U.S. Supreme Court Says Texas Not Immune to Military Discrimination Suit

A recent U.S. Supreme Court ruling expands the rights of military and veteran employees who may have faced discrimination while employed by state governments. In Torres v. Texas Department of Public Safety, 142 S. Ct. 735 (2021), the Supreme Court ruled that state employers can’t use sovereign immunity to avoid complying with a military anti-discrimination law.

“Sovereign immunity” protects government entities from lawsuits. It’s a complex legal concept based on the principle that the government cannot be sued without its own consent. However, there are a few exceptions to this rule, such as when the government has waived its immunity or Congress passes a law that specifically allows lawsuits against the government.

In this instance, the Supreme Court ruled that sovereign immunity does not apply to the Uniformed Services Employment and Reemployment Rights Act (“USERRA”). This means that employees of state governments can sue their current or former employers under USERRA if the employers discriminate against military or veteran employees.

This is a victory for military and veteran employees who have faced discrimination in the workplace and will help to ensure their rights are protected. It’s also a victory for whistleblowers who report military discrimination. USERRA’s retaliation provisions extend to all employees (military and non-military alike), which means that any employee who reports discrimination on behalf of their military/veteran co-workers is protected.

What is USERRA?

Enacted in 1994, USERRA is a federal law that protects the employment rights of individuals who serve (or served) in the military. The law prohibits discrimination against employees on the basis of their military service, and it also provides for certain reemployment rights.

Employers are also required to make reasonable accommodations for employees who are absent or disabled due to their military service. Under USERRA, employers must also reinstate employees to their former position upon their return from service. The law also protects those who report or complain about an employer’s discrimination against its military employees, regardless of whether not the complainant is a member of the military.

What is Torres v. Texas Department of Public Safety?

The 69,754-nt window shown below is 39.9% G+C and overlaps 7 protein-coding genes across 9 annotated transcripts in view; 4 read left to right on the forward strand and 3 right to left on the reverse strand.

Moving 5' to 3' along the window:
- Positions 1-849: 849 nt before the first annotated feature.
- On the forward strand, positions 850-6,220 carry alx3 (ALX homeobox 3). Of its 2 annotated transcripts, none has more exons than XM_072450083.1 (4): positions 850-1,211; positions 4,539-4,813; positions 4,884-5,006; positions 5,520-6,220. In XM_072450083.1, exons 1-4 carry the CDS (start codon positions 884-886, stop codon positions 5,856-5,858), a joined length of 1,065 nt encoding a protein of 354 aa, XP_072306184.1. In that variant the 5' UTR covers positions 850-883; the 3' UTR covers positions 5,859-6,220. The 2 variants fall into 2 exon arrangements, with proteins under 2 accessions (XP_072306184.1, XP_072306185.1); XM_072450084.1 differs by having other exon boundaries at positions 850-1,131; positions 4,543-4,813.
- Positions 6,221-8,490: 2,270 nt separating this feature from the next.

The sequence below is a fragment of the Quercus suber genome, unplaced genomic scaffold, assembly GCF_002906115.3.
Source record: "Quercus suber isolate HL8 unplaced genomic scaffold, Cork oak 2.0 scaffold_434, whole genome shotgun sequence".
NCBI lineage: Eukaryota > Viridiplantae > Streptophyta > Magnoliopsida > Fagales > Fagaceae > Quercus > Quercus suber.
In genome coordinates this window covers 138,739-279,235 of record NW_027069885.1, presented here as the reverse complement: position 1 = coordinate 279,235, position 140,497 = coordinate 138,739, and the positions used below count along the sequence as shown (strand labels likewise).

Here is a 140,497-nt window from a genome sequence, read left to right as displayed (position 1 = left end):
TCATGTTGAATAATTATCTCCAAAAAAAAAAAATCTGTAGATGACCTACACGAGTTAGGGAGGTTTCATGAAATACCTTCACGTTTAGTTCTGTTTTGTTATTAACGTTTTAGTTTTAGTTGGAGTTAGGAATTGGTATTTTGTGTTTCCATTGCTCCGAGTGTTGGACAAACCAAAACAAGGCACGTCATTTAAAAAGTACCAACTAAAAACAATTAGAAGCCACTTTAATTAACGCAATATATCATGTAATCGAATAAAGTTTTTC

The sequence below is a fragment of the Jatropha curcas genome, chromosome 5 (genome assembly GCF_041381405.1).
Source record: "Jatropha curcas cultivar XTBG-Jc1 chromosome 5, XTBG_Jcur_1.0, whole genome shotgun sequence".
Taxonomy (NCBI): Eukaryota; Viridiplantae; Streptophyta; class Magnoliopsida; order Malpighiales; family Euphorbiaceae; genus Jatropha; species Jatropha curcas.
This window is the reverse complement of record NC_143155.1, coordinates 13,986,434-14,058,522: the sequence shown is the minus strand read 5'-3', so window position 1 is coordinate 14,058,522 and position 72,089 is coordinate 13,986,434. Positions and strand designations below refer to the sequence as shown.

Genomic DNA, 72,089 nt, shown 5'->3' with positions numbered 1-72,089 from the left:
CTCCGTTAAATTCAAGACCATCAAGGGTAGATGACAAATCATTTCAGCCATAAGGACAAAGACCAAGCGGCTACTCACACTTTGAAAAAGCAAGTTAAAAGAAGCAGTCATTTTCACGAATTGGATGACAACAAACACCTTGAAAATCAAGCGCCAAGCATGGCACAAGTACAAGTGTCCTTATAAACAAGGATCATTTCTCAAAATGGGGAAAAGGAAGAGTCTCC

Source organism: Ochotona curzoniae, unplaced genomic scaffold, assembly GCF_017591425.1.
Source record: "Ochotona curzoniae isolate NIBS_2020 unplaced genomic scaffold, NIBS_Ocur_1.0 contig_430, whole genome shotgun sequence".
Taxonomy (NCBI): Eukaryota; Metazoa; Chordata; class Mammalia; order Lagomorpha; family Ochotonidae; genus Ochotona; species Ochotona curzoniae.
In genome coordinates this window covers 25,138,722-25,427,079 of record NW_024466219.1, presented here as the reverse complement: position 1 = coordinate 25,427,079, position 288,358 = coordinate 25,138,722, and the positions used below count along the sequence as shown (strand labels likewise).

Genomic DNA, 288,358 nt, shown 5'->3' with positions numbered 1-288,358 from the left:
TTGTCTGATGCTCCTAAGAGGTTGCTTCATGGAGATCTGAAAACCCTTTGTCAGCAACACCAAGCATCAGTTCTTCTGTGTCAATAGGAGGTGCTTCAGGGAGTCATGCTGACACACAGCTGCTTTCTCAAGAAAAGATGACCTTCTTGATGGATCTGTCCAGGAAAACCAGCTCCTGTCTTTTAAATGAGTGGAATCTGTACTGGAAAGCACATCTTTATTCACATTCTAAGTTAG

The Supreme Court’s opinion stems from the case of Le Roy Torres, a former Army reservist and Texas state trooper who was effectively forced to resign as a result of lung damage stemming from exposure to toxic fumes during the Iraq War. Specifically, Torres asked for reasonable accommodations so he could perform his work despite his lung damage, but his employer, the Texas Department of Public Safety, refused Torres’ request. Consequently, Torres was forced to resign.

Torres sued under USERRA for discrimination, but the Texas Department of Public Safety argued that it was immune from the lawsuit due to sovereign immunity.

The trial court ruled that sovereign immunity did not apply, but the Texas Court of Appeals in Corpus Christi reversed, granting the state government’s request to dismiss the case. The Texas Supreme Court then declined to review whether USERRA overrode Texas’ sovereign immunity. But the U.S. Supreme Court decided to hear the case.

In their opinion, the Supreme Court justices explained that states “agreed to sacrifice their sovereign immunity for the good of the common defense.” This means states, including Texas, cannot claim immunity from compliance with laws made under the federal government’s broad grant of war powers.

By ratifying the Constitution, states agreed they would yield sovereignty to a national power to raise and support armed forces.”

In other words, Congress has the Constitutional authority to protect military service members from reprisal by states when returning from active duty. And states have effectively waived their right to sovereign immunity from federal laws protecting and supporting the military. 

The Court’s opinion further explained that “USERRA’s express provision superseding state laws was sufficiently clear to displace the state’s claim that it was immune based on Texas law.” So, not only was Texas’ sovereign immunity waived in this instance, it was clear that Congress intended USERRA to override contradictory state laws.

What does this mean for military and veteran employees?

For Torres, the Supreme Court’s decision means he will get a chance to argue his claim of military discrimination in Texas state court.

For other service members and veterans, it means that those facing military discrimination (and those who are retaliated against as a result of reporting discrimination) will have the same right of action against state employers that they do for claims against private employers. Ultimately, this ruling ensures that those who work for state agencies have a right to sue for military discrimination.

If you’re being discriminated against, you have rights.

Thanks to the Supreme Court’s ruling, state employees now have the right to sue their employer for military discrimination and retaliation for reporting military discrimination under USERRA.

If you are a current or former service member and believe you’re being discriminated against due to your military status or an injury stemming from your service, or if you’ve reported discrimination on behalf of your military colleagues, contact our office for a consultation. We’ll help you determine if you have a claim and ensure you have the best chances of success.